These are historic conditions, according to property professionals. Popular website Rightmove announced that the first six months of 2021 had been its busiest in 20 years, with property values jumping by £21,389 (6.7 per cent) between January and June to reach an average of £338,447. The expiration of the stamp duty holiday at the end of June did little to damped demand, said Rightmove: “High activity levels are continuing,” it confirmed.
In mid-November 2021, the first signs of rising inflation began to appear, with experts forecasting levels of 5 per cent or more in 2022. This itself could add further pressure to the housing market, as prices are likely to rise more quickly, whereas lending will become more expensive. Some buyers will be priced out of the market – causing sales to fall through – while sellers’ eyes will light up at the prospect of higher valuations.
With upwards of 700,000 sales progressing in late 2021 and into 2022, the potential for broken chains, for all of the reasons listed above, remains extremely high. The simple fact of high activity levels is itself a cause of sales falling through: the more buyers there are, the longer chains are likely to become (and the more likely they are to fail).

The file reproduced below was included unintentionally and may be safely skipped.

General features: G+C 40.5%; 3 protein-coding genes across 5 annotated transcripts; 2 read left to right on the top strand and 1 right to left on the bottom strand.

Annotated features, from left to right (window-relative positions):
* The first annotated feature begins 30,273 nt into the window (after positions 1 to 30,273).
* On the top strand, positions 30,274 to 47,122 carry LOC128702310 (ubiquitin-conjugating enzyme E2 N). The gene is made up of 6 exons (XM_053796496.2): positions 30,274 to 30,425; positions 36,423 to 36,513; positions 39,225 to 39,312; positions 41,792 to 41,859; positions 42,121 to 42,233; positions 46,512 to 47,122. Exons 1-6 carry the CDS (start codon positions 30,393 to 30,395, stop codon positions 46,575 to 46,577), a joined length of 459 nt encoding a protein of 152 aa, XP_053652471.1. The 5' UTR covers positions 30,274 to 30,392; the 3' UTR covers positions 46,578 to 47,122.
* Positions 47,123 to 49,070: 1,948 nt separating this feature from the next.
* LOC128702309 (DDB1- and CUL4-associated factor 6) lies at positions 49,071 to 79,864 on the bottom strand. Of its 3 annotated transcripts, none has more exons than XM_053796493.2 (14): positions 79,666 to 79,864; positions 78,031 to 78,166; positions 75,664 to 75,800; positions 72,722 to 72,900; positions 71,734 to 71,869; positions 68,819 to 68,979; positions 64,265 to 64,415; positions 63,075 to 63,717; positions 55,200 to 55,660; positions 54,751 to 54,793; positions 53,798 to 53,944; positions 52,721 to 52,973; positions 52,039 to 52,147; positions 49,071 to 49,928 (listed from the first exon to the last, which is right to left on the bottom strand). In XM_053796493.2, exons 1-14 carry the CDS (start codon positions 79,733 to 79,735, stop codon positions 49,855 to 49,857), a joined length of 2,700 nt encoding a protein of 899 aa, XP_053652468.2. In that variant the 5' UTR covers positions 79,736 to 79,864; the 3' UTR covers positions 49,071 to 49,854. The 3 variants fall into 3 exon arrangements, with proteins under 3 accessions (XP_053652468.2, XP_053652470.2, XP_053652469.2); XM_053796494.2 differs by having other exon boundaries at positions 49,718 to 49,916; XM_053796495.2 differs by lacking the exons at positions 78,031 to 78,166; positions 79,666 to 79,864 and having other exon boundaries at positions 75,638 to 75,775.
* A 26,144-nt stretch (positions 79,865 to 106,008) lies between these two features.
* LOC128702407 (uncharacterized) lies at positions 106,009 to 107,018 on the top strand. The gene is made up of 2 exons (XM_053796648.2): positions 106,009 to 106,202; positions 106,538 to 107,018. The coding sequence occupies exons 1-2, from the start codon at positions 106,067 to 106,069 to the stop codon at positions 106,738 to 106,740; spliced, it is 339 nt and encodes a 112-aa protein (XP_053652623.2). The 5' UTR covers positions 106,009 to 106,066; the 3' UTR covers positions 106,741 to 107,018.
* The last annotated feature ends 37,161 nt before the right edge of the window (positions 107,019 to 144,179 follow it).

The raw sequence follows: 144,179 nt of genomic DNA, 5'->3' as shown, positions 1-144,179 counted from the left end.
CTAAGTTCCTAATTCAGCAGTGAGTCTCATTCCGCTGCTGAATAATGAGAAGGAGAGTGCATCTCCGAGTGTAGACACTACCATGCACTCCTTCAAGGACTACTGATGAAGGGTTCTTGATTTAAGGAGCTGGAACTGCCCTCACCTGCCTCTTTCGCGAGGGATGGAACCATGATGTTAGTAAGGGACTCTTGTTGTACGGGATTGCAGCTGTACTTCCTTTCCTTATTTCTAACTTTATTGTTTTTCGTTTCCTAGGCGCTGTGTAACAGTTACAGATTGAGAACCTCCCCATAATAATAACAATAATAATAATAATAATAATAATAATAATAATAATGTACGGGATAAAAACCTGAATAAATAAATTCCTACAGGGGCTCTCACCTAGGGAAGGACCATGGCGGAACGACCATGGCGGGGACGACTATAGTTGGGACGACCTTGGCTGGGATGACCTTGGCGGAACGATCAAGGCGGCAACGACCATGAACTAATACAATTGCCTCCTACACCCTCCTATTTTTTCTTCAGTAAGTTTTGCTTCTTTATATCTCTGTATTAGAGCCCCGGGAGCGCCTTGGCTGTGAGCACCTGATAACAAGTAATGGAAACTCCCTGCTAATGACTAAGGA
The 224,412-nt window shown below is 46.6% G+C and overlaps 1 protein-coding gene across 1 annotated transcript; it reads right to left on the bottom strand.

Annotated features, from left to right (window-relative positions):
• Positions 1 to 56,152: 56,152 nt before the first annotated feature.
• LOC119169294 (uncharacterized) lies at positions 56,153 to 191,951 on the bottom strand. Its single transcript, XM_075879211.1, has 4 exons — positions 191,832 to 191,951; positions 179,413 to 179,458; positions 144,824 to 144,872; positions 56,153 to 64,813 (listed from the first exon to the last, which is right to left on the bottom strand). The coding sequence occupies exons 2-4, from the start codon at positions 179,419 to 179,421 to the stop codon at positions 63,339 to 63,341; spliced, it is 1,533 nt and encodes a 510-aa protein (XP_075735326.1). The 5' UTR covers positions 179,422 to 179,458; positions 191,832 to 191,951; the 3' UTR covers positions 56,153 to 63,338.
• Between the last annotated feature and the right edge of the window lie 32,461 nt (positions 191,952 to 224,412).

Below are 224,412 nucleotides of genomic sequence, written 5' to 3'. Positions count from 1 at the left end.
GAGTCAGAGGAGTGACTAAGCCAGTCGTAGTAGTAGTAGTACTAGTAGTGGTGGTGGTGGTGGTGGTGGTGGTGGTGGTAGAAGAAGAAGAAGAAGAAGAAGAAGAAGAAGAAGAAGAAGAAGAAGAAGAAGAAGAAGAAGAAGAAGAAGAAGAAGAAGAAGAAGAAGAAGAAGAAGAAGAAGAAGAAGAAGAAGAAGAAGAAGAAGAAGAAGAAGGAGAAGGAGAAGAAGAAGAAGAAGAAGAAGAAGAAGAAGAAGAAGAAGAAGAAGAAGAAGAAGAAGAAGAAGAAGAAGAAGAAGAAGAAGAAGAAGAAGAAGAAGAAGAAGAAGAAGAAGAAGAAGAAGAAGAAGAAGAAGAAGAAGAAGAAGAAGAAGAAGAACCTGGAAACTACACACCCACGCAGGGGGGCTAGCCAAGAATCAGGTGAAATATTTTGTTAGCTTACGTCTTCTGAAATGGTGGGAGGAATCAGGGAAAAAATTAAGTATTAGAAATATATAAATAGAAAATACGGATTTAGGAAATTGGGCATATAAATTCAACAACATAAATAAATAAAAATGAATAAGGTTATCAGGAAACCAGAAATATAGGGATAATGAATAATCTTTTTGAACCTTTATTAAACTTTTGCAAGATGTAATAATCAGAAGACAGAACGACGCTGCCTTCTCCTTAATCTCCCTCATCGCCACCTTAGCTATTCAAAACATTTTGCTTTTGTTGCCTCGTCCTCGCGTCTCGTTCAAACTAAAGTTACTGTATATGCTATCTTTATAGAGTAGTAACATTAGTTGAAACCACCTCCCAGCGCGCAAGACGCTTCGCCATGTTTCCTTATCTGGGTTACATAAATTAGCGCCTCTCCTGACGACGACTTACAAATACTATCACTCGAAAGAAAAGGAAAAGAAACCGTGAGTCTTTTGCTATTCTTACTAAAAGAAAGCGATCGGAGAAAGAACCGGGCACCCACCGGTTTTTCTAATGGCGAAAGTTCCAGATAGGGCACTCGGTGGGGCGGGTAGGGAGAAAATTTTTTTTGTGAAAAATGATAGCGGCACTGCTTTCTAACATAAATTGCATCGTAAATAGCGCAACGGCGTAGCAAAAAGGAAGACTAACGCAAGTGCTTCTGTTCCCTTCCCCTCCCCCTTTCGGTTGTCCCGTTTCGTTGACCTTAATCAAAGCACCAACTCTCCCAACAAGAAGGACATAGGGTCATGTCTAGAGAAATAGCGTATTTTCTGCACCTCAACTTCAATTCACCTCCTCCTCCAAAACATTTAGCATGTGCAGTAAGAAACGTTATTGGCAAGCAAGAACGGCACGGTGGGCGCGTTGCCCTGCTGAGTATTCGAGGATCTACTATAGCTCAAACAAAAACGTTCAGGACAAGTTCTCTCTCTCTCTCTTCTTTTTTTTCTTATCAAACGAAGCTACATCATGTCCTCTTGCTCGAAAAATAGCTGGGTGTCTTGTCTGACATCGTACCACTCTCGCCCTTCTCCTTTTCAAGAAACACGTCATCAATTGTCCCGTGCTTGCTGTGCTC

An affordable solution
For an increasing number of buyers, bridge loans offers an affordable solution to these problems. In the final months of 2020 and into 2021, applications for bridging loans jumped by more than 39 per cent compared with pre-Covid levels, according to the Association of Short-Term Lenders (ASTL).
Whereas mainstream mortgage lenders can typically take three months to arrange a deal, buyers may not be able to wait this long if they want to secure a sought-after property. Bridging loans, by contrast, can be arranged far more quickly, allowing a purchase to complete, while giving the buyer time to finalise the sale of their existing property or to arrange long-term financing.
According to Stephen Clark at bridging loan broker Finbri: “In many property sales, speed is of the essence. If a buyer isn’t able to move quickly, sellers lose patience and look elsewhere, especially in a heated market such as this. The risk of a sale falling through, with all the consequent heartache and expense, means that bridging loans are an increasingly attractive option for many.”
The advantages of a bridging loan extend beyond securing, or salvaging, a property deal. The buyer may avoid or reduce the cost of renting a property while they wait for a transaction to complete. They can save themselves the expense of extra surveys, financing arrangement costs and legal fees. And perhaps most importantly, they can gain the peace of mind that a property transaction brings, especially in such a chaotic climate.
“Bridging finance helps buyers to complete the purchase of their new home, solving many of their problems at a stroke,” says Clark. “Typically, residential bridging loans are only for a few months, with repayment from the sale of an existing property. They are quick and simple to arrange and take the pain out of this notoriously difficult process.”